Bioinformaticians: Unsung Superheroes in the Fight Against Cancer
I want you to hold your hand up in front of your face if you know someone who has had cancer.
Now, I want you to keep it there if the person you knew underwent the pain of chemotherapy.
Study your hand, your fingerprints, the uniqueness of your hand that makes it different to anyone else’s on the planet. Now, what if I told you that the key to stopping cancer was not outside our bodies, but hidden deep inside them. In our individual genomes.
By taking a patient’s tumour DNA, the secret biological code that defines the cancer, we can make sense of the code through computational analysis, eventually unveiling which mutations caused the cancer. Oncologists can then use these insights to select targeted drugs for treatment. And once a genome is sequenced, the data is valid for the detection of genetic abnormalities in other disease contexts. Although personalised treatment is far superior to traditional approaches which are time-consuming and imprecise, it is still in its infancy and requires further refinement.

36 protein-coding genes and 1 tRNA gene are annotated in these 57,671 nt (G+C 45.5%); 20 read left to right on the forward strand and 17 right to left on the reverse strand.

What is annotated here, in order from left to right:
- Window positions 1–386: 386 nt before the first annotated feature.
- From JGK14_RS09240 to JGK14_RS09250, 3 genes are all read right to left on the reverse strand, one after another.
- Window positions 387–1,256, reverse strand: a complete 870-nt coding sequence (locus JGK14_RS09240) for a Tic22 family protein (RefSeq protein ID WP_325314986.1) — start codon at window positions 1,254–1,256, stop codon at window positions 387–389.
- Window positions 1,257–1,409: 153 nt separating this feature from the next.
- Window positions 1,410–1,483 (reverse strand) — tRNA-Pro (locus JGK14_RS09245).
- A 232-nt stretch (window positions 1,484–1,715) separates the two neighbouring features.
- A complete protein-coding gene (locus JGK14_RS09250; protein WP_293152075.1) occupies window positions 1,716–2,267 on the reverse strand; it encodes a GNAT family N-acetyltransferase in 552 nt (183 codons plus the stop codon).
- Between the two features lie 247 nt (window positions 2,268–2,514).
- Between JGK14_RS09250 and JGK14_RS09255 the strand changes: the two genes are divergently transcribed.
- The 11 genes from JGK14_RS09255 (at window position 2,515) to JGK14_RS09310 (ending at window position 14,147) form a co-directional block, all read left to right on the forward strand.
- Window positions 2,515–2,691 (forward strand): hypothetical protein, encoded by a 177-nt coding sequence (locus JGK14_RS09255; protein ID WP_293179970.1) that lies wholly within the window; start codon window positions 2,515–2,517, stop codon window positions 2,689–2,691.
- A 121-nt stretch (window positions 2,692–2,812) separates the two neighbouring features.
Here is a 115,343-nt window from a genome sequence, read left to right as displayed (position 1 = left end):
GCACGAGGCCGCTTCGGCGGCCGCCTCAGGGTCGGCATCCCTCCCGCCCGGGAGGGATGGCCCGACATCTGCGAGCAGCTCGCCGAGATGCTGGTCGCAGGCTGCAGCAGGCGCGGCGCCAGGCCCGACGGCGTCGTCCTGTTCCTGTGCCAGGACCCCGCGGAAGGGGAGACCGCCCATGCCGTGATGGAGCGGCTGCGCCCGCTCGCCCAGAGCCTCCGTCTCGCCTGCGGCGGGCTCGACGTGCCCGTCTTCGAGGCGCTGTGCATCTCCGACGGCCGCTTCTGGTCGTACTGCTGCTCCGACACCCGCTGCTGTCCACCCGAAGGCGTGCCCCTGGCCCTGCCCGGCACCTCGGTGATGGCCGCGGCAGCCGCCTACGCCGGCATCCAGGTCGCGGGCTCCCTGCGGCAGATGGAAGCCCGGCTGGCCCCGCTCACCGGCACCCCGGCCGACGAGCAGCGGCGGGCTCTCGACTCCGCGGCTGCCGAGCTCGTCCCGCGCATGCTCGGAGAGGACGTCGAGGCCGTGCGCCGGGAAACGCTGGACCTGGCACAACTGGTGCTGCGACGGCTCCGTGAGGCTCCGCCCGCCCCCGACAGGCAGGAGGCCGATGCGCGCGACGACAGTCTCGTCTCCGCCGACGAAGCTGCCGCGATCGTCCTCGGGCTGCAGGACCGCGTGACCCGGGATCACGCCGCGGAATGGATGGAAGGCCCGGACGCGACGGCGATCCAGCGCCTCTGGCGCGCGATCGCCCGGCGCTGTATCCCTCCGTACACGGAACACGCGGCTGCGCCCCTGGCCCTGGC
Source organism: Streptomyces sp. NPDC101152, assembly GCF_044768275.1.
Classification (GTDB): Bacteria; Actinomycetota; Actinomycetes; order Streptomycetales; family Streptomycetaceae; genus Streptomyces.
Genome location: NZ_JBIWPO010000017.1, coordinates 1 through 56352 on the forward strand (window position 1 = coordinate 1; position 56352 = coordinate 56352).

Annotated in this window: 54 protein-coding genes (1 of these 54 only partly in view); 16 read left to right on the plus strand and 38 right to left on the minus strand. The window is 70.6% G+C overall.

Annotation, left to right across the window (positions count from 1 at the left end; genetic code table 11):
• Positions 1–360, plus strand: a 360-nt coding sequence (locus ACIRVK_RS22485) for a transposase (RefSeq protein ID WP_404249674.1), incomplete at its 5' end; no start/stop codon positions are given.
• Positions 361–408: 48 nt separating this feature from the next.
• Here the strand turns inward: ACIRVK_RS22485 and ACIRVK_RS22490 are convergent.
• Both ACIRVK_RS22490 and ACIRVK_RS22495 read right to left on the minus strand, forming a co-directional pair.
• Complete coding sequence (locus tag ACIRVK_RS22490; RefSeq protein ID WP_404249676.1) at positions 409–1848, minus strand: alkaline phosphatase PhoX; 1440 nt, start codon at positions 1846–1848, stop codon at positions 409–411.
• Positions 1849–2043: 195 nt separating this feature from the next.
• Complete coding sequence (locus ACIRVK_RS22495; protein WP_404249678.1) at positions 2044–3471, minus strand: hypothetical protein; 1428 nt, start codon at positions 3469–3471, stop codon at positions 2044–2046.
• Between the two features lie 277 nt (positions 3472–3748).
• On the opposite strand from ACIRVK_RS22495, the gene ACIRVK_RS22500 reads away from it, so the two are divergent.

Sequencing a genome is a straightforward process which involves the sampling of blood or a tumour biopsy followed by a biochemical extraction of the DNA contained in the original sample. In the final sequencing step, the DNA is fed to powerful machines that can transcribe the code into 4 different letters: A, T, C, and G, representing DNA base pairs which make up the DNA. In today’s market, the process of sequencing costs as much as buying an iPhone and takes less than a day, both of which are expected to decrease due to advances made by Illumina and Oxford Nanopore. This begs the question, why doesn’t every patient get their genome sequenced if it is so cheap and fast?
Although the issues associated with sequencing have mostly been resolved, the raw data generated from the sequencing process is useless unless you can give it meaning. That’s where the unsung superheroes come in: bioinformaticians. Their job is to take raw data generated during sequencing, and decipher the intricate code hidden within the tumour’s DNA. Effectively, the analysis of the raw data leads to actionable insights, such as the identification of existing mutations that can cause cancer or other genetic diseases. This is an extremely time-consuming process which requires the expertise of highly-skilled bioinformaticians, who have both an understanding of the biological underpinnings of genomics and the computational know-how. Unfortunately, the generation of sequencing data today is outpacing their ability to analyse data, resulting in a chronic shortage of bioinformaticians.